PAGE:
In a city with a rich history like Chicago's, you can often be surprised what lies beneath your feet. Rip up some concrete to redo a curb or fix a pothole and you might find remnant's of Chicago's earlier brick-paved streets or even abandoned streetcar tracks. But if you're not careful where you dig, you might find yourself breathing in a cloud of radioactive thorium. Before people fully understood radioactivity, a company called Lindsay Light Co. churned out unknown tons of thorium-laced sand in the process of making wicks for the city's gas lanterns and that sand was given away to builders who used it to set foundations in the Streeterville and the Near East Side, the Tribune reports.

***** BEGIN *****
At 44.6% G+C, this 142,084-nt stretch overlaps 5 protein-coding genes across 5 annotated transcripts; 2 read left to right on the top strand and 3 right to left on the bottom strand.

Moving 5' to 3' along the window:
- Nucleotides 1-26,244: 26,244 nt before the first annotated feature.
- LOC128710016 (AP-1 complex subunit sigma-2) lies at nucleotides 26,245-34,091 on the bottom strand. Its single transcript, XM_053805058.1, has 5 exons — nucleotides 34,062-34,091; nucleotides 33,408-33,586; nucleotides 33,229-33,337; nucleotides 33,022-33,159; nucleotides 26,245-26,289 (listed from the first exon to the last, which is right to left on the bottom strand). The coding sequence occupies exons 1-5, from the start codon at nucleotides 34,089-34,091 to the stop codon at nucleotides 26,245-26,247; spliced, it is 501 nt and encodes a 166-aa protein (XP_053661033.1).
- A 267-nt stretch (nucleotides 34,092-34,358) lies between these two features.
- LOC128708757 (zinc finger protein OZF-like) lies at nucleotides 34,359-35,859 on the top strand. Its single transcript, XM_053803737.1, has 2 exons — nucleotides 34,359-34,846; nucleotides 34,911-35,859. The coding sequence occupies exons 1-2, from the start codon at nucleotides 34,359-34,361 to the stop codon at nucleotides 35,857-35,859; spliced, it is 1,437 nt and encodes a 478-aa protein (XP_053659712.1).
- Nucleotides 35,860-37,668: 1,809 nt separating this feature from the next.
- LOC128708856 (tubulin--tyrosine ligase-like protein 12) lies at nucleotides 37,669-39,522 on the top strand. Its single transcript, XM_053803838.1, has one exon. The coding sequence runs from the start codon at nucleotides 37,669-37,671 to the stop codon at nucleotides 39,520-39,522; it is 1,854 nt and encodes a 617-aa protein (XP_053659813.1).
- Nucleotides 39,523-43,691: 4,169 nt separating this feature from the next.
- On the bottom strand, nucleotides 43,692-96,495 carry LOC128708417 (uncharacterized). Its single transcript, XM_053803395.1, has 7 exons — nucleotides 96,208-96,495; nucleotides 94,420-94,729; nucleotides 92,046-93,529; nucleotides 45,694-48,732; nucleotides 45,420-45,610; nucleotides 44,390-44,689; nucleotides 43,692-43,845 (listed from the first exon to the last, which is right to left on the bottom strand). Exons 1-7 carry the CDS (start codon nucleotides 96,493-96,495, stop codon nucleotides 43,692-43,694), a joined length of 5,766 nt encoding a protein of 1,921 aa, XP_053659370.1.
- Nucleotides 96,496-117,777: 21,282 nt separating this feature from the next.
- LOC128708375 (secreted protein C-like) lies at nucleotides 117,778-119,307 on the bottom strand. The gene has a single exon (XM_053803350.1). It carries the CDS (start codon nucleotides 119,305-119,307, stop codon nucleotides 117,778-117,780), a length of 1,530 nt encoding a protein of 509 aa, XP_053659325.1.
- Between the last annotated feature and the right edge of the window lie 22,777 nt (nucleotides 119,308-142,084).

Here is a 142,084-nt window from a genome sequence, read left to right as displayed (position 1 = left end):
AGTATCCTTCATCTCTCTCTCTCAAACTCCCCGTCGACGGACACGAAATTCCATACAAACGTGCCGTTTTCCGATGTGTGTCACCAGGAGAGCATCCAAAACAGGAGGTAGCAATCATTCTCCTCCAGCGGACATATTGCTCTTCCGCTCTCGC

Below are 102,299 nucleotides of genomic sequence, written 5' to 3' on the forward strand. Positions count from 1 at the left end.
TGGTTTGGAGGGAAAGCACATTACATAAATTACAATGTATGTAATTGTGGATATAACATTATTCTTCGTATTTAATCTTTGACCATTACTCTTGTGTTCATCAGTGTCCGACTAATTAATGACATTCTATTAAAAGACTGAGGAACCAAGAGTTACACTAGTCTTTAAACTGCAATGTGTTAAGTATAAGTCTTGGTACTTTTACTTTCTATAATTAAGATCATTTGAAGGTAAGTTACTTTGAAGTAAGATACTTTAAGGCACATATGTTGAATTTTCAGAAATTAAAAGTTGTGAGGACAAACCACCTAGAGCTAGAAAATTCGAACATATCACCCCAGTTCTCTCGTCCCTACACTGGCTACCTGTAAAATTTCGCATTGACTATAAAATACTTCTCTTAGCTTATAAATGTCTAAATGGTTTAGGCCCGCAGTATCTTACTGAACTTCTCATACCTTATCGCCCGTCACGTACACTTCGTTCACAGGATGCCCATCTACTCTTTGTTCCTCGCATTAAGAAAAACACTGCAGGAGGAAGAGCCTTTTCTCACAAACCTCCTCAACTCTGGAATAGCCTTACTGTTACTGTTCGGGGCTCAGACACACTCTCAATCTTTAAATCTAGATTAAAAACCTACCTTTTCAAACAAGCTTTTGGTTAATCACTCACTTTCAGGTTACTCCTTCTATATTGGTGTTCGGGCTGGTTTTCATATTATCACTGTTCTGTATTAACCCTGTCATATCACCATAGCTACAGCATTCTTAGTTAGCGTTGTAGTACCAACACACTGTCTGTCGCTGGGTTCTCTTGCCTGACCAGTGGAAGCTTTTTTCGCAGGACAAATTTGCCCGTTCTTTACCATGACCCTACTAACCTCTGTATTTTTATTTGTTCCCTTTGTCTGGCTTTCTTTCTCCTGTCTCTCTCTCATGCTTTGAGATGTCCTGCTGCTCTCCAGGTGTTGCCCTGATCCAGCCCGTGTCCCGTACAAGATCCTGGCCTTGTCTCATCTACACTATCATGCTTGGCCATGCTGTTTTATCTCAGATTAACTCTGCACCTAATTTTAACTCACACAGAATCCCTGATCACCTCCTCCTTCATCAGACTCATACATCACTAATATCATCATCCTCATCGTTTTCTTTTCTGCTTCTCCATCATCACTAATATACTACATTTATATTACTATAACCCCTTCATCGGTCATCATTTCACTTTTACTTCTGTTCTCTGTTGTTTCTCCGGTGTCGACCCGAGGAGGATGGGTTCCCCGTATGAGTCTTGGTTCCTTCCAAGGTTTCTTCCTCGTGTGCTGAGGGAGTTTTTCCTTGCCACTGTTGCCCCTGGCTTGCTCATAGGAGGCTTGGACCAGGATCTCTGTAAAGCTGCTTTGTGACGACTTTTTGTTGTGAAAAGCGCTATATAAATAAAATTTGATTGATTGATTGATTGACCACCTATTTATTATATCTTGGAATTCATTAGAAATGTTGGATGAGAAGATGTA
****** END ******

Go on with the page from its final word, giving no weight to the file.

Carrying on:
However, there's no danger as long as there remains several generations' worth of dirt and development between you and the radioactive refuse. But for construction workers digging in those areas, nearly every scoop of ground needs to be scanned for radiation before it can be handled. This has already affected the construction of the Loews Hotel and the residential tower at 455 N. Park Drive. Thanks to a huge financial settlement between the US Justice Department and the company that now owns Lindsay Light Co's liability, the city now has $121 million to use towards the ongoing cleanup.
This post was authored by Curbed Chicago contributor Aaron Dunlap
· Gaslight era left radioactive legacy in Chicago [Tribune]